Myanmar Govt Backs Minimum Price for Rice Amid Weak Market
By Salai Thant Zin 16 October 2019
PATHEIN, Irrawaddy Region—The Myanmar government has fixed the minimum price for rice at 500,000 kyats for 100 baskets of paddy (US$327.30 for about 2.09 tons) in a bid to establish a fair market and fair prices for paddy farmers.
The government’s Leading Committee for the Protection and Promotion of the Rights and Interests of Farmers, led by Vice President Henry Van Thio, met last month to discuss setting the floor price for paddy grains. Paddy rice refers to unprocessed rice harvested from a field, rather than hulled rice.
The government has agreed to pay any farmer the floor price, but only for paddy that meets quality standards: the grains, once processed, must have a moisture content of 14 percent and can’t have any dust, sand or gravel, according to an announcement released by the committee on Tuesday.
According to the statement, if the market rate is higher than the floor price, rice is to be bought according to the market rate, but if the market rate is lower than the floor price, it is to be bought at floor price.
Currently in Ayeyarwady Region, often called the rice bowl of Myanmar, the price of low-grade Sin Thuka rice is between 450,000 kyats and 500,000 kyats for 100 baskets. Rice merchants in Ayeyarwady Region who purchased and stored paddy from the summer harvest in April and May are reporting financial losses as they attempt to sell on a weak market.
“We welcome the fixing of floor prices but 500,000 kyats is not a good price considering the cost of agricultural input,” said Ayeyarwady Region farmers union chairman U Myo Chit. “It will still provide a cushion for the farmers. It is important that the government buys immediately once the price falls below 500,000 kyats.”
The floor price will be applied for this year’s monsoon paddy season and next year’s summer paddy season. Farmers facing difficulties selling their harvest at the floor price can contact the township representatives of the Myanmar Rice Federation.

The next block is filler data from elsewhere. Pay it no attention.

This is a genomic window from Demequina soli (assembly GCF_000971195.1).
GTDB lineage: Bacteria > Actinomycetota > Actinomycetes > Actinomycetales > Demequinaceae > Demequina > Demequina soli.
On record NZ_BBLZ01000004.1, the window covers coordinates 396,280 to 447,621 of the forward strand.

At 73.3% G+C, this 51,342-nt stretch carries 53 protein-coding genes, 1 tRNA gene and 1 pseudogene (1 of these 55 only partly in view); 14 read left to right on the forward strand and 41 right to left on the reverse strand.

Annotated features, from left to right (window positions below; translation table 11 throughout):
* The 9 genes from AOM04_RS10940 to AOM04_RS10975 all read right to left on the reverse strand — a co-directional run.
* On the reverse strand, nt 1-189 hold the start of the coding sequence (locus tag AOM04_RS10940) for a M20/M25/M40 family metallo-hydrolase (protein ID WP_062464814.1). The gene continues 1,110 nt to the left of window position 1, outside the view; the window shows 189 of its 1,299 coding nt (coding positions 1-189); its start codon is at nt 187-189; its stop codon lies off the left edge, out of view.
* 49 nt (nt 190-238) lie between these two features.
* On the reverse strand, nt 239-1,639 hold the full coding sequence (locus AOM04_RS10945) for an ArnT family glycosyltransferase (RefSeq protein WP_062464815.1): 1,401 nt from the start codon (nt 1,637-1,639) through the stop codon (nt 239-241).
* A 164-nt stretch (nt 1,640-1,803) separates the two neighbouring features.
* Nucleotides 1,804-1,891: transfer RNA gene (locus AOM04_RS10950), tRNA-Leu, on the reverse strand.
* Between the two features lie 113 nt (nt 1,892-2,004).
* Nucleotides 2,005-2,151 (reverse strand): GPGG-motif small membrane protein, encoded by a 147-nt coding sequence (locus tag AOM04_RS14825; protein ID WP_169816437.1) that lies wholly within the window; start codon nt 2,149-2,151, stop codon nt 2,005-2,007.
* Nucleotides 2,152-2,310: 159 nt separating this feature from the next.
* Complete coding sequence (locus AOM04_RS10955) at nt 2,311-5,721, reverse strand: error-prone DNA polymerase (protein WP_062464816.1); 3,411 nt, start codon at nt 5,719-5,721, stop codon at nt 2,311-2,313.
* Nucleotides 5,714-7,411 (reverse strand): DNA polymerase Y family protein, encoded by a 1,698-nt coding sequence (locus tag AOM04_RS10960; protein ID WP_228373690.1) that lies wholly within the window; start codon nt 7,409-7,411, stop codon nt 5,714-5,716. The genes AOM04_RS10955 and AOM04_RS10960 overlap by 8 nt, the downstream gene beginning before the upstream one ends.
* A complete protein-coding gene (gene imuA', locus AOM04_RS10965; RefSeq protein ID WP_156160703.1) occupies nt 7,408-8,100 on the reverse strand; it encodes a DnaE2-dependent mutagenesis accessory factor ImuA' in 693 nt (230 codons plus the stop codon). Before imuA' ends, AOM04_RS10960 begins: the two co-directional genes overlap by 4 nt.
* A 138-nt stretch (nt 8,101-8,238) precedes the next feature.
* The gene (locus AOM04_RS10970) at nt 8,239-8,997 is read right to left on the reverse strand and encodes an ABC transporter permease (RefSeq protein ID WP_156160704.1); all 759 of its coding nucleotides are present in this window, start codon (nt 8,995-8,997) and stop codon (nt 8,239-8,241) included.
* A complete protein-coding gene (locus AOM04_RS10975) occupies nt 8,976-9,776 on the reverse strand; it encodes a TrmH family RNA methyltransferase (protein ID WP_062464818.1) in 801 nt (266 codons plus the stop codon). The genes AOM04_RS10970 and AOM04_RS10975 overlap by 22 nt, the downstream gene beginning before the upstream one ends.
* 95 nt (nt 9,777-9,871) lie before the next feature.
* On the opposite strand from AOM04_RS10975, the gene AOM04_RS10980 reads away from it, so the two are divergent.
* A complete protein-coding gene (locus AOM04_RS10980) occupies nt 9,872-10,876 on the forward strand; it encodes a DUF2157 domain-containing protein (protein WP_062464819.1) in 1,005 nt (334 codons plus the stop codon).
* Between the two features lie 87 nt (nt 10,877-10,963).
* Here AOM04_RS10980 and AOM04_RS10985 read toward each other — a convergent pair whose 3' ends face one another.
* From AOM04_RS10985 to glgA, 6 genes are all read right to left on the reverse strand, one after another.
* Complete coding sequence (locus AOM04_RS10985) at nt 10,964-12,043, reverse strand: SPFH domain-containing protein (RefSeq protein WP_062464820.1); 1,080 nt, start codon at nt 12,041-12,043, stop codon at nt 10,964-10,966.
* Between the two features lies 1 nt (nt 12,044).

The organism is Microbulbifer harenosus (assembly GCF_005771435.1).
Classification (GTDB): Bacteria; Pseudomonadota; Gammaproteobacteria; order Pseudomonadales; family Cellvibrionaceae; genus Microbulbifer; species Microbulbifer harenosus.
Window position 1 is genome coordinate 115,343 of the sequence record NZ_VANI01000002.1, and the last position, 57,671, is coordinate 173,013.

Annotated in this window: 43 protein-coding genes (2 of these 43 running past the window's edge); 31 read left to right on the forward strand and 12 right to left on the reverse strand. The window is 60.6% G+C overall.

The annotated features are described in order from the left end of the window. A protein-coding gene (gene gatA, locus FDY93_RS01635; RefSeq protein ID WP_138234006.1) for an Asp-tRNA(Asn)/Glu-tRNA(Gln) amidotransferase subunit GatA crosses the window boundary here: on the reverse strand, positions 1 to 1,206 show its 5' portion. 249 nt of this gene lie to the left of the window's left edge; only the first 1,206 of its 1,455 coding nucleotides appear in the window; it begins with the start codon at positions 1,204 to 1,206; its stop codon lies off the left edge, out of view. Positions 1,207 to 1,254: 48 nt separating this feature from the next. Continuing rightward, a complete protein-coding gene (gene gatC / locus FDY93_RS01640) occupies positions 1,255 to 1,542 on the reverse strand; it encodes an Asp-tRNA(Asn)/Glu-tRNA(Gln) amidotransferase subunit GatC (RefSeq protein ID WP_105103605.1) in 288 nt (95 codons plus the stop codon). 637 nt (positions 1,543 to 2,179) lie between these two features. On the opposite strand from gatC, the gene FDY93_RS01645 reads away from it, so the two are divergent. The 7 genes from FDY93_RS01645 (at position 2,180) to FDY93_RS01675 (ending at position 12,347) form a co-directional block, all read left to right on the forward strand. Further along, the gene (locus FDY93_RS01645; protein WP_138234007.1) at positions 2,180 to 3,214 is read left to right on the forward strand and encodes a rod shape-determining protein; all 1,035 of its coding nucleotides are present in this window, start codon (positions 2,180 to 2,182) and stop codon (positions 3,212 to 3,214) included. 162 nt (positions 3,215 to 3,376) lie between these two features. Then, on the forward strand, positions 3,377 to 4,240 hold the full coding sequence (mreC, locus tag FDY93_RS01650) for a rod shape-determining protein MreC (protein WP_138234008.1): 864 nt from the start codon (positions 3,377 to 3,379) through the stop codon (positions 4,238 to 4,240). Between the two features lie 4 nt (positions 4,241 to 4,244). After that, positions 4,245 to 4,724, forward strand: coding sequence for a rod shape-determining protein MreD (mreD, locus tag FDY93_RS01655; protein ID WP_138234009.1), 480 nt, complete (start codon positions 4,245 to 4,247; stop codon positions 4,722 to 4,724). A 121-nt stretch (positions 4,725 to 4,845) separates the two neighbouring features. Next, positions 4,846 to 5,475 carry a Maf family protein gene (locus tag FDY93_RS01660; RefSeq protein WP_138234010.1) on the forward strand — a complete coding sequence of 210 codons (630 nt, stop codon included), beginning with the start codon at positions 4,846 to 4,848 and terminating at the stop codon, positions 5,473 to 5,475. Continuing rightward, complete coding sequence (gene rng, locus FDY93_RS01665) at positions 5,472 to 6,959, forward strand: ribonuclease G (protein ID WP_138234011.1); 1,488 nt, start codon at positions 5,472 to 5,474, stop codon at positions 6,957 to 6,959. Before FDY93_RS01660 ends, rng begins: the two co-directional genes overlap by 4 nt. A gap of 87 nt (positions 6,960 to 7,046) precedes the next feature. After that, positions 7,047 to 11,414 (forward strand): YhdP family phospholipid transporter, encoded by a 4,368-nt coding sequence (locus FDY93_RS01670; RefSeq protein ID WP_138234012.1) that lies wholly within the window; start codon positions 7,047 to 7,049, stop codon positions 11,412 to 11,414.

“The leading committee has formed rice procurement committees in regions and states which will buy paddy from farmers when the market rate falls below the floor price,” federation General Secretary U Lu Maw Myint Maung told The Irrawaddy. “But as the region and state governments are not yet ready to do this procurement, warehousing and management of rice, the Myanmar Rice Federation will assist them in those aspects.”
The Leading Committee for the Protection and Promotion of the Rights and Interests of Farmers was formed under U Thein Sein’s administration and led by Vice President U Nyan Tun.
Since 2010, Myanmar has seen an increase in rice exports, with around half of its rice exports going to China. Myanmar exported 3.58 million tons of rice in the 2017-18 fiscal year, the largest volume in 70 years, according to the Ministry of Commerce.
Though the Myanmar government allows official rice exports to China, Chinese authorities consider most rice imports from Myanmar to be illegal but still allow rice merchants to bring rice across the border. After Chinese authorities launched a crackdown on illegal rice imports from Myanmar in 2018, Myanmar’s rice exports to its neighbor declined significantly, dropping by around 1 million tons.
Translated from Burmese by Thet Ko Ko